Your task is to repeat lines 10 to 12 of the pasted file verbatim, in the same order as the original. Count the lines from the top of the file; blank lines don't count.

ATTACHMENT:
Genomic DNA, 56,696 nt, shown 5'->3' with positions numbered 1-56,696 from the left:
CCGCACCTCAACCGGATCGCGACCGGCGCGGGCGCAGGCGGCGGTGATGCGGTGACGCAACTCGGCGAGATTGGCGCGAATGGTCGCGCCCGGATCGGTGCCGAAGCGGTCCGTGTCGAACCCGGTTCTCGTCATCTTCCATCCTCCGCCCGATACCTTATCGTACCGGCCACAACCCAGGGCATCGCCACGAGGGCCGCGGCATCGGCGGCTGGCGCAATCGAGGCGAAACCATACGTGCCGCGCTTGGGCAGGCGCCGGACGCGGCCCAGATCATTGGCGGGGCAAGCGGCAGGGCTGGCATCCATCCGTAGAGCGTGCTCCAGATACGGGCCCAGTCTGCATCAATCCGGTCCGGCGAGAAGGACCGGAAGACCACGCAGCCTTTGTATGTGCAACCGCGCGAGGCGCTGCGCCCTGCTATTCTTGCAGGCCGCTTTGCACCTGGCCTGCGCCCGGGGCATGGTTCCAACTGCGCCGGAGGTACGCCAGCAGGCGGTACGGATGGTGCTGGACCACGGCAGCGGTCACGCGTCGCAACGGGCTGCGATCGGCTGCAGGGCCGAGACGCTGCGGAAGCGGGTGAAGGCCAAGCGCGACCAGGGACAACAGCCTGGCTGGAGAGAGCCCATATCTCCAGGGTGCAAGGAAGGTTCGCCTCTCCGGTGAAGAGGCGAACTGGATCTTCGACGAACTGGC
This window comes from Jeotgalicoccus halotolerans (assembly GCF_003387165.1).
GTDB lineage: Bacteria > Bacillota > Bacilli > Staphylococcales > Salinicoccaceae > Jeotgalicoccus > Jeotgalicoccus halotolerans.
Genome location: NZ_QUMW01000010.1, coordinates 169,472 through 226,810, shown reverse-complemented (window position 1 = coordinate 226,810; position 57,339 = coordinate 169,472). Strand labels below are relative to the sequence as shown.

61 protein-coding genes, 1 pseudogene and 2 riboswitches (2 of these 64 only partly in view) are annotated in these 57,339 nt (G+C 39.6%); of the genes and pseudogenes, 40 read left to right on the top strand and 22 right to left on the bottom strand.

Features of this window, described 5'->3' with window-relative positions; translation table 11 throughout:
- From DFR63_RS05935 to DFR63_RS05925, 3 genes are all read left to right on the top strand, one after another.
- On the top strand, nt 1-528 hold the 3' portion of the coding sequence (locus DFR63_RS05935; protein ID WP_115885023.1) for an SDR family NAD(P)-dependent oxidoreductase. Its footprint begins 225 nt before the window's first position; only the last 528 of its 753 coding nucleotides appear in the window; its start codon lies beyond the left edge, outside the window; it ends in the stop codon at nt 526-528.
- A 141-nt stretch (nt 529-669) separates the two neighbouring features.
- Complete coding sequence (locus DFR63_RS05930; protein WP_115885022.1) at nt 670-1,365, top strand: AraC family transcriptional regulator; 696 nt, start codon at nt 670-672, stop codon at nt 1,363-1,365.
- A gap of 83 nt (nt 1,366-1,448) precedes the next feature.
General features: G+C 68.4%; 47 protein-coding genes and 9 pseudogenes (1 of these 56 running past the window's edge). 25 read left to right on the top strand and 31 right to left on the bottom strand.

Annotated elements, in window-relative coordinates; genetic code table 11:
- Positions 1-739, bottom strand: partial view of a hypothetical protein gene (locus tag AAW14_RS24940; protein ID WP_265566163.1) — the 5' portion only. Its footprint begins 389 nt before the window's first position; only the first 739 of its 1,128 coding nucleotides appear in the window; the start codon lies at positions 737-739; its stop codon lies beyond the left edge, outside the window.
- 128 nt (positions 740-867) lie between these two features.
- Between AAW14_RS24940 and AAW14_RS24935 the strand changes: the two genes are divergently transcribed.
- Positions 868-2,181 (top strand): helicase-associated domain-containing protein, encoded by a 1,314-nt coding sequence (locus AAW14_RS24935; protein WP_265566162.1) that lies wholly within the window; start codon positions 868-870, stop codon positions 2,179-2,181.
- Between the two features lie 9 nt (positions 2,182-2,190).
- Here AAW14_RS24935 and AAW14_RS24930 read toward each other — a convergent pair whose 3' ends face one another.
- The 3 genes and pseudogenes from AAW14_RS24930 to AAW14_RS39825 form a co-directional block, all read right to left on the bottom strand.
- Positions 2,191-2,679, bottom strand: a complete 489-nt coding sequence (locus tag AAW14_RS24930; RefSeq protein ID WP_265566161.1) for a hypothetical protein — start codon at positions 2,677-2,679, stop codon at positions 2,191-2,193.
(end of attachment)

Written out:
- A 141-nt stretch (nt 529-669) separates the two neighbouring features.
- Complete coding sequence (locus DFR63_RS05930; protein WP_115885022.1) at nt 670-1,365, top strand: AraC family transcriptional regulator; 696 nt, start codon at nt 670-672, stop codon at nt 1,363-1,365.
- A gap of 83 nt (nt 1,366-1,448) precedes the next feature.